Review: herri is a rare new arts and culture journal from South Africa
By Stephanie Vos
How does one rethink the arts journal – a publication of cultural reviews and essays – in the age of the internet and decolonisation?
herri is a provocative new e-journal from South Africa that responds with vigour to both challenges. It’s named after Autshumao, also known as Herrie die Strandloper, the Khoi leader and interpreter for colonial administrator Jan van Riebeeck.
It doesn’t set out to create a template of how an e-journal emerging from the south should look. Rather, it’s an exercise in principled plurality. “herri is merely one option among many,” its “about” page reads, it’s “a soundmine of narratives, mythologies, ideologies, statements, ambiguities and ideas just waiting to be excavated.”
herri is a hybrid marriage of website and journal. The left and right arrows page through the content in a linear way, as one might page through a book. A menu in the top right corner brings the website aspect into play, allowing non-linear navigation between sections and “articles”.
An omnivorous journal
I use the word “articles” loosely, for herri is omnivorous. It includes academic-style studies, essays, poetry, film collections and art exhibitions, as well as book, film and album reviews. Different sections provide scaffolding for the content, with titles that range from the self-explanatory (“editorial”, “theme”, “galleri” and “backpage”) to the curious (“borborygmus”, “claque”, and “hotlynx”).
What sets herri apart as an online medium (as opposed to print journals or online journals that are basically digitised versions of those) is the extent to which the website elements – the background, images, hyperlinks, videoclips, audioclips and animations – frame and interact with the text.
These features make the content more densely intertextual than regular articles. The sounds, images and references that surround and interweave the text add rich layers of interpretation to the words on the page.
Enabled by design
Browsing herri invites detours. I found myself scrolling to look at images, playing videoclips and reading snippets of text in a piecemeal fashion. To herri’s merit, when an article is read from top to bottom, the longer read is as arresting as the audiovisual experience.
herri is the brainchild of filmmaker, writer and online archivist Aryan Kaganof, who realised it with designers Andrea Rolfes, Jurgen Meekel and Martijn Pantlin. The design elements are not merely gimmicks for ever-shorter attention spans. They are intimately linked with herri’s intellectual project.
An example of this is the way in which the language selection does not switch the entire text to another language – as websites usually do – but lifts your selected language from the page while the other one remains visible, like the selected language’s shadow. The decolonial insistence on plurality, in this case the insistence on the co-presence of two or more languages at once, is made possible by the design.
And the content?
Content-wise, herri‘s roster of contributors represents the cutting edge of South Africa’s critical landscape, including writers Lesego Rampolokeng, Antjie Krog, Njabulo Ndebele, Zakes Mda; sound artists Warrick Sony, Neo Muyanga, Cara Stacey, and Jitsvinger; and visual artists and filmmakers Baloji, Dylan Valley, Khahliso Matela and Tsepo Ntsukunyane.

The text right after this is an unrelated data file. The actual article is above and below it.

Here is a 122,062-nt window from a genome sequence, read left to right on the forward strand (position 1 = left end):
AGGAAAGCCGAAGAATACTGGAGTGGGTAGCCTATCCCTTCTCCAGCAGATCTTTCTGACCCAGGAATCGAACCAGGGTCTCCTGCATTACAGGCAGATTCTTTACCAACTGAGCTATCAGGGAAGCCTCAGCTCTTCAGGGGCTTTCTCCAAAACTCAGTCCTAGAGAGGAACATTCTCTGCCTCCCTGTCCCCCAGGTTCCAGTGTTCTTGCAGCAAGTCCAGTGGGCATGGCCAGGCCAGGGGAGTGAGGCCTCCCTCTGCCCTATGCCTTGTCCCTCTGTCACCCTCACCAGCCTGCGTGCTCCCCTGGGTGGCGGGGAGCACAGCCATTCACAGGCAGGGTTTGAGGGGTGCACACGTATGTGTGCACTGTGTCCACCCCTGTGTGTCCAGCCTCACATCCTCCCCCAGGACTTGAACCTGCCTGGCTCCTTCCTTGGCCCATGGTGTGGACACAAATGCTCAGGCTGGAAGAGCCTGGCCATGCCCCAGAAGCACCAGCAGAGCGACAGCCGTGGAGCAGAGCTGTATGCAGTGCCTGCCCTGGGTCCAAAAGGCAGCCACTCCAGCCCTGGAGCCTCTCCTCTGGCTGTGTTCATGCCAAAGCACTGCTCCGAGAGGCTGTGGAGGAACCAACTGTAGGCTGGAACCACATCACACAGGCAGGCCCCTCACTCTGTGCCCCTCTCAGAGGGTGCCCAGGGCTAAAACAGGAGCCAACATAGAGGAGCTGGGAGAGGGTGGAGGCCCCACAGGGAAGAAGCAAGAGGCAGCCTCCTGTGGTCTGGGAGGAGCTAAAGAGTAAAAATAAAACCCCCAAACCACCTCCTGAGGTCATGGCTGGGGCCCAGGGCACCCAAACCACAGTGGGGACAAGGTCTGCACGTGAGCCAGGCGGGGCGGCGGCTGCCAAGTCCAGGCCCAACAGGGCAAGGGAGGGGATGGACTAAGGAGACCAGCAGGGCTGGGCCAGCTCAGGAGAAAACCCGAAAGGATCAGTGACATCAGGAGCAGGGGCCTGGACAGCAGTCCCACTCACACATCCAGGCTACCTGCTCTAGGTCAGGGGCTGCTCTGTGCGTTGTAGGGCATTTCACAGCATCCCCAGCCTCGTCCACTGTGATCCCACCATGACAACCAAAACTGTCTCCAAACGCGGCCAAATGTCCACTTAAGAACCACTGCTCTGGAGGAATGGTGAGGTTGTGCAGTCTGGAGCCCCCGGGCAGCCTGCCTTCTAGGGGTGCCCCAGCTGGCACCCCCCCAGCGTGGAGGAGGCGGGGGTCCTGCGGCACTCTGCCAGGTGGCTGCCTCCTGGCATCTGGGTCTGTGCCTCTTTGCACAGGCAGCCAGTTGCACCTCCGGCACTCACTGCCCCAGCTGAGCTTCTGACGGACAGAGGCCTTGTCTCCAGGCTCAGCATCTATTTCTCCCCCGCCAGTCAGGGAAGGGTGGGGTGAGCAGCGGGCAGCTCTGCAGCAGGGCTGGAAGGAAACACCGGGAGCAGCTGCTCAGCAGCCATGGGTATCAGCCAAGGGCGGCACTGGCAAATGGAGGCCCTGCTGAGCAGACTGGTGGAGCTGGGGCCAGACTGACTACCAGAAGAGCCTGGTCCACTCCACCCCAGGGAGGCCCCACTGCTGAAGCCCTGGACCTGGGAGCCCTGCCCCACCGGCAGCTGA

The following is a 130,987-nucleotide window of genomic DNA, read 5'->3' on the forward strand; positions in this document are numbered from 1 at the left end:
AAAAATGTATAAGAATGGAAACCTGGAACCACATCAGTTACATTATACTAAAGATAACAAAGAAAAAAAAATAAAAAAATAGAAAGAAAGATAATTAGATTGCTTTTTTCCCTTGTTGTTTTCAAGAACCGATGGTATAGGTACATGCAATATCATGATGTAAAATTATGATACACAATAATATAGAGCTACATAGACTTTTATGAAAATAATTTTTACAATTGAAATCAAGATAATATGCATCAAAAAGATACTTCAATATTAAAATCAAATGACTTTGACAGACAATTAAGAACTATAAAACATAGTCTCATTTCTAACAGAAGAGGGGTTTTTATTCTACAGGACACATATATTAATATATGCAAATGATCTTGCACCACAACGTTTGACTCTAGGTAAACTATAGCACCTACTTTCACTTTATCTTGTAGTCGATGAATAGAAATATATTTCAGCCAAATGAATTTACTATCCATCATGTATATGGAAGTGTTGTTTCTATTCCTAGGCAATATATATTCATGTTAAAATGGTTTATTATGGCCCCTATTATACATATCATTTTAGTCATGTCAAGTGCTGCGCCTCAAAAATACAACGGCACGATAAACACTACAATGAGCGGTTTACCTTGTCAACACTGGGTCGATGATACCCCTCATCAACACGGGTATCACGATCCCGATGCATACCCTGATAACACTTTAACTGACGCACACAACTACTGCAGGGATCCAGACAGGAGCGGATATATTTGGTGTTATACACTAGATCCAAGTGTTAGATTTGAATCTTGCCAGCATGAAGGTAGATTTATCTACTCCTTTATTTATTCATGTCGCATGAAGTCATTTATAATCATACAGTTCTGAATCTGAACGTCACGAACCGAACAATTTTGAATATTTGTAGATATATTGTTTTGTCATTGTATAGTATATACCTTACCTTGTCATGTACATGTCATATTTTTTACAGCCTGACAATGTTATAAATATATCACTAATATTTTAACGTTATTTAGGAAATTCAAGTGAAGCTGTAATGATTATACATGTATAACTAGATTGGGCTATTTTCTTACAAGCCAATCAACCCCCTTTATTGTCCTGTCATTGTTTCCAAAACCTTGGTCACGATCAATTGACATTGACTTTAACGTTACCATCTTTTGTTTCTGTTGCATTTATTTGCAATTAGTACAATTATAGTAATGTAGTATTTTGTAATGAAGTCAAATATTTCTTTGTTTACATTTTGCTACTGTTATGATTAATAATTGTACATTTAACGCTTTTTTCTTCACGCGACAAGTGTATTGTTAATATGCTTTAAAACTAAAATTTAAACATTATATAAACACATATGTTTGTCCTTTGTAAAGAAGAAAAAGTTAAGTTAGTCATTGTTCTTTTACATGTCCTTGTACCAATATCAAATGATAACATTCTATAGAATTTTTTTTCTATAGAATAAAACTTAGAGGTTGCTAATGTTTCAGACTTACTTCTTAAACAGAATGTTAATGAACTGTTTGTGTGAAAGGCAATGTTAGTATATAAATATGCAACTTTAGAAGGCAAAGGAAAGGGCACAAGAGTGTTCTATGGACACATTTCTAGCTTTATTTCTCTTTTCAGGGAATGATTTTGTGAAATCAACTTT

Each issue is focused on a theme. The first issue revolved around the venerated Xhosa bow player Mantombi Matotiyana’s first album, set against a broader concern with representation. How do we begin to think and speak (“do research”) about a practice such as music that “lives inside people” without approaching it through a colonial lens, asks Neo Muyanga in his editorial.
The journal offers various perspectives on this question. Congolese rapper, artist and filmmaker Baloji’s brilliant short film Zombies is a critique of techno-dependence, and an essay by Henk Oosterling considers the relationship between recordings and the real, among others. herri itself is not exempt from this question, and the whole issue could be regarded as a meditation on its own role as medium.
The second issue is on code-switching. It engages with this theme through the ghoema-reggae band Country Conquerors’ contemporary first album, Streng Verbode, and Hilde Roos’s book The La Traviata Affair, a history of South Africa’s Eoan Opera Group, which existed between the mid 1950s and the mid 1970s. A juxtaposition? Certainly. It places an ostensible high next to low, what might be considered a white colonial artform next to a grassroots musical connection with the Afro-diaspora, the cosmopolitan next to the rural. Reading about the Country Conquerors and the Eoan Group side by side becomes an exercise in code-switching.
Herri steps into a lacuna in the (South) African critical and intellectual landscape. It is not an academic journal although its content is intellectually rigorous. It has interests in the nooks and crannies of art worlds, the corners of unofficial histories, uneasy myths and unorthodox truths.
It brings together artists and writers who operate within the academy and resolutely outside it (and all coordinates in between) around the bonfire of radical thought and practice. And this is no mean feat. – The Conversation.